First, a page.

A comment mentions a reduction from X3C to SUBSET PRODUCT attributed to Yao. Given the target of the reduction it wasn't hard to guess what the reduction was likely to have been.
EXACT COVER BY 3-SETS (X3C)
Given a finite set $X$ with $|X|$ a multiple of 3, and a collection $C$ of 3-element subsets of $X$, does $C$ contain an exact cover $C'$ for $X$, where $C' \subseteq C$ and every element in $X$ occurs in exactly once in $C'$?
Given a list of numbers $L$ and a target $k$, is there a subset of numbers from $L$ whose product is $k$?
To reduce an X3C instance to a SUBSET PRODUCT instance:
Establish a bijective mapping between the members of $X$ and the first $|X|$ prime numbers. Replace the members of $X$ and the $C$ subsets with the mapped primes.
For each subset in $C$, multiply its members together; the resulting list of products is $L$ for the SUBSET PRODUCT instance. Because prime numbers are used for the mapping in step 1, the products are guaranteed to be equivalent iff the subsets are equivalent by the unique factorization theorem.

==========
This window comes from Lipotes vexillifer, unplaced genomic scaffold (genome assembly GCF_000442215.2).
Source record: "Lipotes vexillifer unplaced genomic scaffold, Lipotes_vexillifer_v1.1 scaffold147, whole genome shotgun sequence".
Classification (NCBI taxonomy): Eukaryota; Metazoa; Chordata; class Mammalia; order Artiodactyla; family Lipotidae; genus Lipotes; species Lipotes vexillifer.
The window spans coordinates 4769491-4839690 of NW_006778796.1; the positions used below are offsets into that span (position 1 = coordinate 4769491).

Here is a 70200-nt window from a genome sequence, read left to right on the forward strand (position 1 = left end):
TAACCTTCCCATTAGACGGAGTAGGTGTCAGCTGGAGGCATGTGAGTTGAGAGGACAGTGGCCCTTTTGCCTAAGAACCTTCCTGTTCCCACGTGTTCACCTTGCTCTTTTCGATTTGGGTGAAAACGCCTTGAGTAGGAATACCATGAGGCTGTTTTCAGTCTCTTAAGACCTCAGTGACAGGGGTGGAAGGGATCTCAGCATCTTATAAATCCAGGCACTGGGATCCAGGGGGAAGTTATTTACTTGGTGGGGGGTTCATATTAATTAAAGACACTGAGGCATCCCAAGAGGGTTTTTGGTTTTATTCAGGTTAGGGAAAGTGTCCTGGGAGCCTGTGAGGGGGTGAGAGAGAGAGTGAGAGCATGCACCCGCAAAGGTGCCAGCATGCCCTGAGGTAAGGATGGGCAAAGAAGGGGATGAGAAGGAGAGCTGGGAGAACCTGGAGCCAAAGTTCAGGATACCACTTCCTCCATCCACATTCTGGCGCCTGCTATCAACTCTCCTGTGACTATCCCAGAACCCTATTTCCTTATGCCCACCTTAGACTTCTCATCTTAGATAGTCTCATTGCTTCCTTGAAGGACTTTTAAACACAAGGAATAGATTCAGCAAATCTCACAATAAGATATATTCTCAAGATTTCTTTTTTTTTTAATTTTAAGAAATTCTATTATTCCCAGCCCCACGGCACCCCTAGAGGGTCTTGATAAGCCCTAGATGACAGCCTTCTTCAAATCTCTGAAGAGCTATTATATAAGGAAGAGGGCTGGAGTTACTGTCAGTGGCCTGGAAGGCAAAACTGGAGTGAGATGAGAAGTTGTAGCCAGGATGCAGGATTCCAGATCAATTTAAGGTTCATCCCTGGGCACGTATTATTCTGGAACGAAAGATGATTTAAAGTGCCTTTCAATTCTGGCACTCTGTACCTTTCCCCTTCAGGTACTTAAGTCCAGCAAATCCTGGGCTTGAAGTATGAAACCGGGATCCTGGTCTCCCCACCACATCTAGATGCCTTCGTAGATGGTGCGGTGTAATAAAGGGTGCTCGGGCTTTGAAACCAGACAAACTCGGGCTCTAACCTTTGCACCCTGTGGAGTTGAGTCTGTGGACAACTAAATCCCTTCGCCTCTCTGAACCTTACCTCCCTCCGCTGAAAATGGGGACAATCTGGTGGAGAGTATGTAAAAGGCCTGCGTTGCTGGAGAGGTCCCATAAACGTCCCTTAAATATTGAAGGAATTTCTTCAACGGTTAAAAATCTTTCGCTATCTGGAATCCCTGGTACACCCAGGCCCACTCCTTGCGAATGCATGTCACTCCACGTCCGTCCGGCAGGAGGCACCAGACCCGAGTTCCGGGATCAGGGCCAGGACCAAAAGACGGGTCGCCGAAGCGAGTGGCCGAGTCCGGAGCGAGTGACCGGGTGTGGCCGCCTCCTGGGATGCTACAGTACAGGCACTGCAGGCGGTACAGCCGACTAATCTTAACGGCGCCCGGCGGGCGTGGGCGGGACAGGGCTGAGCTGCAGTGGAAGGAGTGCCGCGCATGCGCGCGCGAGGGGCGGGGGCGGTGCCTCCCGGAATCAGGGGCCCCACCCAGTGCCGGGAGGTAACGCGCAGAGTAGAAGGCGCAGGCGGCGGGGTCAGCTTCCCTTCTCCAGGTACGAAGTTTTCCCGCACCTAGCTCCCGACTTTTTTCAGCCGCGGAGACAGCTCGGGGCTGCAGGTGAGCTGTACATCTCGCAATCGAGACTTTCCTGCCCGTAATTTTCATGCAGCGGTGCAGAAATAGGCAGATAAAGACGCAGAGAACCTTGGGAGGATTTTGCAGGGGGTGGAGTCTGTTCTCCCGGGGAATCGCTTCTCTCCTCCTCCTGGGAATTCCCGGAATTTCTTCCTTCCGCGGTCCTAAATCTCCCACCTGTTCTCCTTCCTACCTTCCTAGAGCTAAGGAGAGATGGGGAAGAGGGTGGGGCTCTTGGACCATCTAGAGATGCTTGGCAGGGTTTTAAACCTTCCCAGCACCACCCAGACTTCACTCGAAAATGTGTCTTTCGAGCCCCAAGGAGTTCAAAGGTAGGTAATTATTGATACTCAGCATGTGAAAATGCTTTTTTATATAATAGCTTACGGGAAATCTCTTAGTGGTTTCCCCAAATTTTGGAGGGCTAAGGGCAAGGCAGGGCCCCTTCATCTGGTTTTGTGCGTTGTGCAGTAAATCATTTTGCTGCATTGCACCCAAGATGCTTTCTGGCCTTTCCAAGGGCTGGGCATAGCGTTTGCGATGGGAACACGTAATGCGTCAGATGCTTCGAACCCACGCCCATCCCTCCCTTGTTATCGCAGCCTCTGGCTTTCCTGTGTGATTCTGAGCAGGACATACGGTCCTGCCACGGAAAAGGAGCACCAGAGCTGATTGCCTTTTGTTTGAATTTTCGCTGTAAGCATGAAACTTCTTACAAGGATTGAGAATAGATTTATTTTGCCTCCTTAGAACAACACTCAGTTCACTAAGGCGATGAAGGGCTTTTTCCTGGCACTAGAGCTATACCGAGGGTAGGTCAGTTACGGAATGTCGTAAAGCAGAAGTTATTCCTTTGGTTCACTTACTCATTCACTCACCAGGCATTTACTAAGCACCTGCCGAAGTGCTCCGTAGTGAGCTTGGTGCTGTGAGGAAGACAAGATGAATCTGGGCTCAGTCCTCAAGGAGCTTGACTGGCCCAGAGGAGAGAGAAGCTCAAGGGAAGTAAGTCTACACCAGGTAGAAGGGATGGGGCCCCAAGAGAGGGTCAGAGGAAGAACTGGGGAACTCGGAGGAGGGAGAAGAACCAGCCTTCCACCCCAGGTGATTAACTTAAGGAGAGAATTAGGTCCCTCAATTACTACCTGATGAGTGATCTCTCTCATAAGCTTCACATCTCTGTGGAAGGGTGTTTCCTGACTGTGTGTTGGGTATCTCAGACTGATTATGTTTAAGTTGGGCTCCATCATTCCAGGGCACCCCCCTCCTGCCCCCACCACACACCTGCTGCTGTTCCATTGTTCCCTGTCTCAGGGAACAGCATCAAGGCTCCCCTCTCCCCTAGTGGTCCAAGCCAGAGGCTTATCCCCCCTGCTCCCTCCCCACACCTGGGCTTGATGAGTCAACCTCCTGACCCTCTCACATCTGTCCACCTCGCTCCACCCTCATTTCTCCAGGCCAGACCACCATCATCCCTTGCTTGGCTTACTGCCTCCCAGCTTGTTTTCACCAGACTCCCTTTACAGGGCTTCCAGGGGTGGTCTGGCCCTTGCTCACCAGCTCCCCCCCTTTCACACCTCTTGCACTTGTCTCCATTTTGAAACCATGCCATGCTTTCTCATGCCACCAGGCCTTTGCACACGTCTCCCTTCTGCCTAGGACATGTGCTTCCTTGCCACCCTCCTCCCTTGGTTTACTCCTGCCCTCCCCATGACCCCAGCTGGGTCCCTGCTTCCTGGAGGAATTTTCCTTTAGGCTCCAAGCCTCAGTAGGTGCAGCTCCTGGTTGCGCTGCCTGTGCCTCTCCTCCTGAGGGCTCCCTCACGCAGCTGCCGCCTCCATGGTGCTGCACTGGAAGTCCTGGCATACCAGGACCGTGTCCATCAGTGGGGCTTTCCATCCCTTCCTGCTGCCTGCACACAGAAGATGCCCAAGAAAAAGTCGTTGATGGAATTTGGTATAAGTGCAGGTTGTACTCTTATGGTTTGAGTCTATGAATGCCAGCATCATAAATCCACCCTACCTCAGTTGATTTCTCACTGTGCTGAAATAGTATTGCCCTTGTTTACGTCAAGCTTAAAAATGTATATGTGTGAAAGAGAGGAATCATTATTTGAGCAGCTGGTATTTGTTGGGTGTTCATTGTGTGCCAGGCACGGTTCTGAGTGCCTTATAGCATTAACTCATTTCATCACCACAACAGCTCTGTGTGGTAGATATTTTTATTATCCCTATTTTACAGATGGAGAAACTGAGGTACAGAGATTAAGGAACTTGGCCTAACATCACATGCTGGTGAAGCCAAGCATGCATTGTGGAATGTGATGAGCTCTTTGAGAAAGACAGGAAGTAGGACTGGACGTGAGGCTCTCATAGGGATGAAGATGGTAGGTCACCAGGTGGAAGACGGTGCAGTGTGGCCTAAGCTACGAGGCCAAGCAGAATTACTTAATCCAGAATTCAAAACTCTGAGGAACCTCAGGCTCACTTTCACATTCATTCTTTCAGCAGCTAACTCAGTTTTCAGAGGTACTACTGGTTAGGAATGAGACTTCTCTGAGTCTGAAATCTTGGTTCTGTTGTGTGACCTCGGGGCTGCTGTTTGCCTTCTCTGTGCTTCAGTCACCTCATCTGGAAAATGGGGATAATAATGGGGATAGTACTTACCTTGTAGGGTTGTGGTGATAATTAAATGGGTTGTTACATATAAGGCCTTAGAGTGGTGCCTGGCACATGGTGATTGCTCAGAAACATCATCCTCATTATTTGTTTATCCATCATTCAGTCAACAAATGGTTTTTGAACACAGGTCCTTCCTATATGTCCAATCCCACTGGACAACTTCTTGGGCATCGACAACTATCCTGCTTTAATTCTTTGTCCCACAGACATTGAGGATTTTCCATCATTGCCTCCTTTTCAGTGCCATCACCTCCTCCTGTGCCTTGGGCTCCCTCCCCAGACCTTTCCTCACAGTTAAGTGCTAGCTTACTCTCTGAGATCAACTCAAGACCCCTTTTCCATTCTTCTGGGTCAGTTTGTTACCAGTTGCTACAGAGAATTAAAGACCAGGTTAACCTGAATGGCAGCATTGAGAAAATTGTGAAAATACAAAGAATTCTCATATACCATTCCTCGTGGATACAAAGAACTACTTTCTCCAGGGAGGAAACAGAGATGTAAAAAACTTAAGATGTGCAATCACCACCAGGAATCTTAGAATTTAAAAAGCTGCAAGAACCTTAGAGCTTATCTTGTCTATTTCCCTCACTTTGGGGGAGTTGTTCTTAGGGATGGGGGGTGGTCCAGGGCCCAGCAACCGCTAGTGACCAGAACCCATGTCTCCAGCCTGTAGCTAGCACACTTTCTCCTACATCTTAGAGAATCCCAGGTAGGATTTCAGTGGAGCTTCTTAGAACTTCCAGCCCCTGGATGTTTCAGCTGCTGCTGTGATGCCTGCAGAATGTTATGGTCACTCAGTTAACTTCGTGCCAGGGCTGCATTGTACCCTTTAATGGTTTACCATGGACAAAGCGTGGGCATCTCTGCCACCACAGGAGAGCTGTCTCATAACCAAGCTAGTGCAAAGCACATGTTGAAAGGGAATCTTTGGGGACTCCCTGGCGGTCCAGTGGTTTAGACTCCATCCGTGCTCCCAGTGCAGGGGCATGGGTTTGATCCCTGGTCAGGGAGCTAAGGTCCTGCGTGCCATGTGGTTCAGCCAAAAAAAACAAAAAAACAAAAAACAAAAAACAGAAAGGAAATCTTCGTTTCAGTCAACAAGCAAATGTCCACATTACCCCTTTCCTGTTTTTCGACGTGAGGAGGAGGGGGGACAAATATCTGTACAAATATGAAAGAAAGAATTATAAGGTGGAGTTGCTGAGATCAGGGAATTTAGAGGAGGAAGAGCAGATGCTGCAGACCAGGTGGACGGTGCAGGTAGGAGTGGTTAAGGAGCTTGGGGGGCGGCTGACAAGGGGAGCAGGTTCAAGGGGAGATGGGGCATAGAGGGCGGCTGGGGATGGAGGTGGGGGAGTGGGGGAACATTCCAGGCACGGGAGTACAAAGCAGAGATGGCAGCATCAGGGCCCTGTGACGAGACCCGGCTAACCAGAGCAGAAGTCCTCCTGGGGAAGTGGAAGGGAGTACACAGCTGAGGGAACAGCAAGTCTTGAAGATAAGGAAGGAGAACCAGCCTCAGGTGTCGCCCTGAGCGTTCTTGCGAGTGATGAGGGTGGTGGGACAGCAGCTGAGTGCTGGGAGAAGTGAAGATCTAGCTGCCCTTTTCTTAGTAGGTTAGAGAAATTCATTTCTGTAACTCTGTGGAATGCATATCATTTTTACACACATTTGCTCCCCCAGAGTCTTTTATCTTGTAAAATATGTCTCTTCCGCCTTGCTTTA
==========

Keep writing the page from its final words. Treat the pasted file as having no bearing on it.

Multiply the members of $X$ together; the resulting product is the value $k$ for the SUBSET PRODUCT instance.
The prime factors of $k$ are exactly the members of $X$. The prime factors of the numbers in $L$ correspond exactly to the members of the $C$ subsets. Therefore any solution to the new SUBSET PRODUCT instance can be transformed into a X3C solution by mapping the solution members of $L$ back to the subsets in $C$.
Each of the 3 transformation steps involves operations that are polynomial to the size of the input $|X|$ or the size of a member of $X$. The first $|X|$ primes can be generated in time O($|X|$) using the sieve of Eratosthenes and are guaranteed to fit into $O(|X|^2 \ln |X|)$ space by the prime number theorem.